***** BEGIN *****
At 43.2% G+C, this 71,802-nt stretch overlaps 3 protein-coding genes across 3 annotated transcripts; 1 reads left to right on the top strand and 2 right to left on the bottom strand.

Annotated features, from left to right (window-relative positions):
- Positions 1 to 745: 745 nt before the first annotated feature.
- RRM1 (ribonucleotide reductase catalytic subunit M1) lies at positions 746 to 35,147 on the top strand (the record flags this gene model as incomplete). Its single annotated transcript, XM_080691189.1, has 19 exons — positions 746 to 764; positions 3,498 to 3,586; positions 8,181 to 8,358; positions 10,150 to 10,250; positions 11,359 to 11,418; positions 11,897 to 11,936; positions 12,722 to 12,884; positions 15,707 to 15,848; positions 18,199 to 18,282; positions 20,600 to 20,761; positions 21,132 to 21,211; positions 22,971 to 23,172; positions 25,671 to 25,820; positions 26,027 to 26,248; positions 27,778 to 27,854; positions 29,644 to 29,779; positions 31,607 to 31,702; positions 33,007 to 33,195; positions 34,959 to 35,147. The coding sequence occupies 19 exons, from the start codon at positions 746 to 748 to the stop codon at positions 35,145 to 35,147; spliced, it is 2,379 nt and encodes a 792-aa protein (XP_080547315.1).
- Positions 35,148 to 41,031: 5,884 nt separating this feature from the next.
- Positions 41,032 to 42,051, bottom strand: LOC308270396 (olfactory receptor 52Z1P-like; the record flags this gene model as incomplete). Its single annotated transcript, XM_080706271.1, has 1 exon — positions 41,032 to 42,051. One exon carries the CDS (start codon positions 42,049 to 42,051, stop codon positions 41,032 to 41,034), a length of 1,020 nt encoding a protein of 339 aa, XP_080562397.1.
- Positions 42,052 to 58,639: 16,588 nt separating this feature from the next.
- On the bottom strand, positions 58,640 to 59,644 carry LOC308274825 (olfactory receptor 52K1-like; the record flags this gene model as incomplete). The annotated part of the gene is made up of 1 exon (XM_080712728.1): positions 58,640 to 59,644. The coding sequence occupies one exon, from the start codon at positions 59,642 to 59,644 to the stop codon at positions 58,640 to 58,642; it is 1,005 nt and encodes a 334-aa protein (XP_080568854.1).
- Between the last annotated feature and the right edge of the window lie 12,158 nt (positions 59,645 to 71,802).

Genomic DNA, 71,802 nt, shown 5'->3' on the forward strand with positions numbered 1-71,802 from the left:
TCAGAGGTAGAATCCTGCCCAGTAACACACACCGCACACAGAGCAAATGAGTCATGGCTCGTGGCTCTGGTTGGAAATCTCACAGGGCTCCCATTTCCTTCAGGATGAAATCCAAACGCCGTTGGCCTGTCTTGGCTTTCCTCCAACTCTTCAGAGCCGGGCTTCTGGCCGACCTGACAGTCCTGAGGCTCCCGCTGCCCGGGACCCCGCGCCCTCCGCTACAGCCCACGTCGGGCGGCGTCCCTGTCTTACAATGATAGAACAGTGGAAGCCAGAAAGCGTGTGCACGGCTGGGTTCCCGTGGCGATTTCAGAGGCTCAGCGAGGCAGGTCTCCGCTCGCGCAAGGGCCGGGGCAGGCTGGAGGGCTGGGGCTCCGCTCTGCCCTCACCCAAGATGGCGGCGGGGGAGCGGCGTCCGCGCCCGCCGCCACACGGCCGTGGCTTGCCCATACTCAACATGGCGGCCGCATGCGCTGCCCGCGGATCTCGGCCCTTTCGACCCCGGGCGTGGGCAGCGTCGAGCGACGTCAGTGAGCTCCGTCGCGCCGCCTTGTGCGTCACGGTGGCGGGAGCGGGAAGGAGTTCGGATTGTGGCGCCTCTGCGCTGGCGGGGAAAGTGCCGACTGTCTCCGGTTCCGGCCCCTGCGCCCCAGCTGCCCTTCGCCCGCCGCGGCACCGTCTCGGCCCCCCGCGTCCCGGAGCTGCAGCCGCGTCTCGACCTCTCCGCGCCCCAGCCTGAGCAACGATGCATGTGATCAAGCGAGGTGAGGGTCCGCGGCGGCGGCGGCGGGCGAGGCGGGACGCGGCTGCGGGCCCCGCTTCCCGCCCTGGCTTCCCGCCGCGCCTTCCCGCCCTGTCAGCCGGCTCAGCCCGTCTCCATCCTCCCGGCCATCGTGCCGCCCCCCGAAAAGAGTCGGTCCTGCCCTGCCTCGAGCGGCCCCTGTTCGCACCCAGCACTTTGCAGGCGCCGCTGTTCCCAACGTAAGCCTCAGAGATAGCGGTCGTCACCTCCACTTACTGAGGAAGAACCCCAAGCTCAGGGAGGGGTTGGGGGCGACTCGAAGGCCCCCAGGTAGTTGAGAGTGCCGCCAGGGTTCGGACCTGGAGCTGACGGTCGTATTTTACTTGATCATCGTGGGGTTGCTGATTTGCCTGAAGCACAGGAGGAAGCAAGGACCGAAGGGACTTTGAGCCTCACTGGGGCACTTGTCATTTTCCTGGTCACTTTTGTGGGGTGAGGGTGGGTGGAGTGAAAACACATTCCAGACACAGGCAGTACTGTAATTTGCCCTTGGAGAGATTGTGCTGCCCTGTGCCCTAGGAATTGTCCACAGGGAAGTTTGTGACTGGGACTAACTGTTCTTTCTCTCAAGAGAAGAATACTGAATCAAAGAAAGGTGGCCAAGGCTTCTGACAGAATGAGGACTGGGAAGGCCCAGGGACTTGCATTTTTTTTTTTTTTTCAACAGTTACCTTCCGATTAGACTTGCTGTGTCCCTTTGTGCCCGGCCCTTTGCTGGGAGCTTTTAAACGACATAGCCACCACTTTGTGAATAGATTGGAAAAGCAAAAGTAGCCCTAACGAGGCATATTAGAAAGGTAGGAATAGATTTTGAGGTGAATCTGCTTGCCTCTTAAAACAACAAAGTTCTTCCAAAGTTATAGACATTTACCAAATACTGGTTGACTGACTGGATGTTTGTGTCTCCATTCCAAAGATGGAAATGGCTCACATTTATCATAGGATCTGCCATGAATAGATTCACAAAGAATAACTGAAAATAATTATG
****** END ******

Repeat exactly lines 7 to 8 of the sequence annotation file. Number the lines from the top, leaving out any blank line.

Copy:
- Positions 42,052 to 58,639: 16,588 nt separating this feature from the next.
- On the bottom strand, positions 58,640 to 59,644 carry LOC308274825 (olfactory receptor 52K1-like; the record flags this gene model as incomplete). The annotated part of the gene is made up of 1 exon (XM_080712728.1): positions 58,640 to 59,644. The coding sequence occupies one exon, from the start codon at positions 59,642 to 59,644 to the stop codon at positions 58,640 to 58,642; it is 1,005 nt and encodes a 334-aa protein (XP_080568854.1).